I am sitting in my hiking shorts, smelling of campfire. My pockets are heavy with a smooth piece of rose quartz and the headlamp I used to light the fire before the sun rose this morning.
I am filled with a combination of gratitude and bewilderment for a weekend spent with an incredible group of women.
As soon as we gathered around the campfire on our first night together, I knew they had as much to offer me as I had to offer them. We spent our time wandering through old growth forest, sharing food, engaging in deep and searching conversation, making offerings to the forest, listening to our intuition and tapping into our creativity, swimming, hiking in the dark, watching stars and lighting sparklers.
I know it will take me some time to process everything that happened at the reWILD retreat this weekend, but there are a few things I know for sure.
Despite the the glow of traffic lights and computer screens,
the manufacture of our nourishment
and the pavement smothering the grass;
Despite the medicalization of our moon cycles,
despite the taming of our birthing processes,
and the way our bodies have become objectified, nullified, loathed, feared and hypersexualized,
women are wild.
Because the waters of our body still lean into the full moon, we are still the water-keepers
Because we practice dying every month and yet bring forth all life, we are still the creation-keepers
Because we circle, and because we tend, we are still the community-gatherers.
We are still the nourishers. The wisdom-bearers. The heart-led warriors.
We are still wild.
I know this to be true:
Reconnecting with Mother Earth is one of the primary tasks of
of reclaiming the sacred feminine
and of finding authenticity and alignment in your life.
Among the trees and near the ocean and toes-in-grass is where we are fed.
It is where we are most powerful.
It is where our rising begins.
How can you reWILD?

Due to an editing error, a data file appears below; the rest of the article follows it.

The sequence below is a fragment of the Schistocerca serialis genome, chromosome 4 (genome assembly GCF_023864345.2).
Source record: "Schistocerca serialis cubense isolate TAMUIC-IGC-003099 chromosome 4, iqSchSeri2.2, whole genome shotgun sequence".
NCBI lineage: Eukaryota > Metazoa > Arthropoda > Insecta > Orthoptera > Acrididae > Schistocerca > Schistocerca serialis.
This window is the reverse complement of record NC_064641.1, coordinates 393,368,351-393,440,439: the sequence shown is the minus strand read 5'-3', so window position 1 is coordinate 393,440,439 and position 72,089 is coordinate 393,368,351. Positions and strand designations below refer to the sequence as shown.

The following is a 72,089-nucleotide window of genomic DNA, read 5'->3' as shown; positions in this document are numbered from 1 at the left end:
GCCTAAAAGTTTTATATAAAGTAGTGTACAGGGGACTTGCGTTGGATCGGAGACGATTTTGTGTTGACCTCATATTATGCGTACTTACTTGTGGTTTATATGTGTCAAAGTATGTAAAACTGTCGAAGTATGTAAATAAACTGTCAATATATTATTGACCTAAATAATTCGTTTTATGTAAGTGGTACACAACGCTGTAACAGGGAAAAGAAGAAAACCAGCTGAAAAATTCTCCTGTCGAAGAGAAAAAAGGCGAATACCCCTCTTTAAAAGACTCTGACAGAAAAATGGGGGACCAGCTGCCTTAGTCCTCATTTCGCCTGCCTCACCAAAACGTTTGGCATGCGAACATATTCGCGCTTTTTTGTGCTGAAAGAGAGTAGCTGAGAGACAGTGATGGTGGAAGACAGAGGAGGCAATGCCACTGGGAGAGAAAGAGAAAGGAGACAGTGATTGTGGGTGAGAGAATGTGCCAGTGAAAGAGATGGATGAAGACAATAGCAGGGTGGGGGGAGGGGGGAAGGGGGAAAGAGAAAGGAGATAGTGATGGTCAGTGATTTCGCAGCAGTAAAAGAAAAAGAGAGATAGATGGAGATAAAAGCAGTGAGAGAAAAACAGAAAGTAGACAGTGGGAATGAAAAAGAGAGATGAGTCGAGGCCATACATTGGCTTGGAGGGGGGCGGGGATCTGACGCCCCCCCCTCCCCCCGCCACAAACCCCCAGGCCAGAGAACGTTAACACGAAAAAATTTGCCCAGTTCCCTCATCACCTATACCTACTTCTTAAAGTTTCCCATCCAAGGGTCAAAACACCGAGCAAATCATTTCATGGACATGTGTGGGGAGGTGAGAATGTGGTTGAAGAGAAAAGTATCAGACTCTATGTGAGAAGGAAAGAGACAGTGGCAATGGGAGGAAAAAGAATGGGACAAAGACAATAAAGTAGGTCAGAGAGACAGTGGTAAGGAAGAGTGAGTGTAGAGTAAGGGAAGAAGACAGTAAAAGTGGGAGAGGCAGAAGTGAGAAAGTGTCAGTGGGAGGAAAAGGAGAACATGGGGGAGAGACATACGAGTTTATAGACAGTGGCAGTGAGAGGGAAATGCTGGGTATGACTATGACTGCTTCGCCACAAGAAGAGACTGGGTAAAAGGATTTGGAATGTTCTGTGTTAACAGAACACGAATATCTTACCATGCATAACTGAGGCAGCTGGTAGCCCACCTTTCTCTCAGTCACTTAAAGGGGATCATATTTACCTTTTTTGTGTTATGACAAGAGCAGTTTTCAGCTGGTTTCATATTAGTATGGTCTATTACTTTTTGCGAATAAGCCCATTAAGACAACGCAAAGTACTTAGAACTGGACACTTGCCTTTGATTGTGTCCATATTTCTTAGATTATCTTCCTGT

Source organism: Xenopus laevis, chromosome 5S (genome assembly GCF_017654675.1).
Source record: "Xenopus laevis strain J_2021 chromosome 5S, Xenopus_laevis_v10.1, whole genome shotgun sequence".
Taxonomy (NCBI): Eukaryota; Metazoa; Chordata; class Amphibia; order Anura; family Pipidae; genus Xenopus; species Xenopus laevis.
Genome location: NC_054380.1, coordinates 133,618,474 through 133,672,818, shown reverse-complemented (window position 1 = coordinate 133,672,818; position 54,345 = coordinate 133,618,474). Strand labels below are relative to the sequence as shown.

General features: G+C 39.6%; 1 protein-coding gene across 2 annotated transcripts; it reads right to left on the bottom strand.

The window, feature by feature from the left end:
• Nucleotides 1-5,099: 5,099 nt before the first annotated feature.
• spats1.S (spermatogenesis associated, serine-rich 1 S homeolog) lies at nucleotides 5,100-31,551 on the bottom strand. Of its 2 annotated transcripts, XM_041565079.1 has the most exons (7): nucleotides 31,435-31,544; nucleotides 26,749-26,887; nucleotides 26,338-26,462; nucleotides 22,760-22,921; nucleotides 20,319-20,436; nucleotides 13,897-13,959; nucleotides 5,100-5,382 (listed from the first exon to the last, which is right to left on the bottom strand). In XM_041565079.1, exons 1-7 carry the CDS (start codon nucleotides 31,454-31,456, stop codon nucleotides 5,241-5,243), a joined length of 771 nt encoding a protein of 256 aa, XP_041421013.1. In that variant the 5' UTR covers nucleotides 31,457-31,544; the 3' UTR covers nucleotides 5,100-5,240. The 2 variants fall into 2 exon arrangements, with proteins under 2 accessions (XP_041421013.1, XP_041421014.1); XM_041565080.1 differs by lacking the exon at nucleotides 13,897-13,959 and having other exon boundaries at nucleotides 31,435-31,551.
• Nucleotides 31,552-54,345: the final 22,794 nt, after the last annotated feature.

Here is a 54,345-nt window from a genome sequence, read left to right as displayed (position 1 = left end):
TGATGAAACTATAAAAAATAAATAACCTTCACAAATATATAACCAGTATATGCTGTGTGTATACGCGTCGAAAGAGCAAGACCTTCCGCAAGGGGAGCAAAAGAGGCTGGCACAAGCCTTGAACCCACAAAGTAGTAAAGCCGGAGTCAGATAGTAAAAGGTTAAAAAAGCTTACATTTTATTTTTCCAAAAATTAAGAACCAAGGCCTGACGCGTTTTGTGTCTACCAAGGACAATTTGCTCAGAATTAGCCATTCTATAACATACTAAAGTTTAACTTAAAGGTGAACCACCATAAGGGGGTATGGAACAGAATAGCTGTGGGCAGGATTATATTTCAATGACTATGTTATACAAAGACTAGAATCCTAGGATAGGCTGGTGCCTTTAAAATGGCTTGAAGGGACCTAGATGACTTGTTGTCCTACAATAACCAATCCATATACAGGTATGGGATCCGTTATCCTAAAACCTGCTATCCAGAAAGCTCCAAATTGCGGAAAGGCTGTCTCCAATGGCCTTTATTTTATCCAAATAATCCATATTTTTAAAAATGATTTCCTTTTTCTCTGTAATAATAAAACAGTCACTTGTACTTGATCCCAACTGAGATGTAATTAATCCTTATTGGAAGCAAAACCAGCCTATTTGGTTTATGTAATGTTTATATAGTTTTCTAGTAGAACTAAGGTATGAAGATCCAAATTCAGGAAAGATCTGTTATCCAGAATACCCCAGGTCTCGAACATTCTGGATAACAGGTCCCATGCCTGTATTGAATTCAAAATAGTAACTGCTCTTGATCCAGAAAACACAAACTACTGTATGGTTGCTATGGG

The Becoming Podcast has been on a short hiatus while I focus on writing my book, but oh what a comeback episode I have for you!
This month, I spoke to Toko-pa Turner, who many of you may know as the unofficial patron saint of many of my circles and gatherings because of the sheer number of times I’ve quoted from the wisdom of her book, Belonging.
Toko-pa is a Canadian author, teacher, and dreamworker. Blending the mystical teachings of Sufism in which she was raised with a Jungian approach to dreams, she founded The Dream School in 2001, from which thousands of students have graduated. She is the author of the award-winning book, Belonging: Remembering Ourselves Home, which explores the themes of exile and belonging through the lens of dreams, mythology, and nature. This book has resonated for readers worldwide, and has been translated into 10 different languages so far. Her work focuses on the relationship between psyche and nature, and how to follow our inner wisdom to meet with the social, psychological, and ecological challenges of our time.
Here’s some of what Toko-pa and I talk about in this episode:
> The dream that changed Toko-pa’s life, causing her to question her career and, ultimately, her identity
> How we can court our dreams to support us during times of radical transformation – and the reasons so many of us have a hard time remembering and working with what shows up in our dreamscape
> Toko-pa’s perspective on the message of Belonging after the divisiveness our society has experienced in the years since it was published
> What happened for both Toko-pa and I when we fell out of belonging from the ideologies of the “wellness world”
> How to build community when you’re under-resourced
> “The Big Lie” when it comes to belonging, and how we can reclaim a sense of belonging to the greater family of things, as Mary Oliver so famously wrote
Belonging: Remembering Ourselves Home, Toko-pa’s book
The David Abram video about animism mentioned in the interview
Toko-pa’s self-guided program, Dream Drops
Companion, the program that accompanies Belonging
Also, while you’re at it, if you enjoy The Becoming Podcast, I would be so grateful if you would rate and review, and even subscribe to it on iTunes. That goes a long way to helping more and more people find and benefit from hearing these interviews! Thank you so much!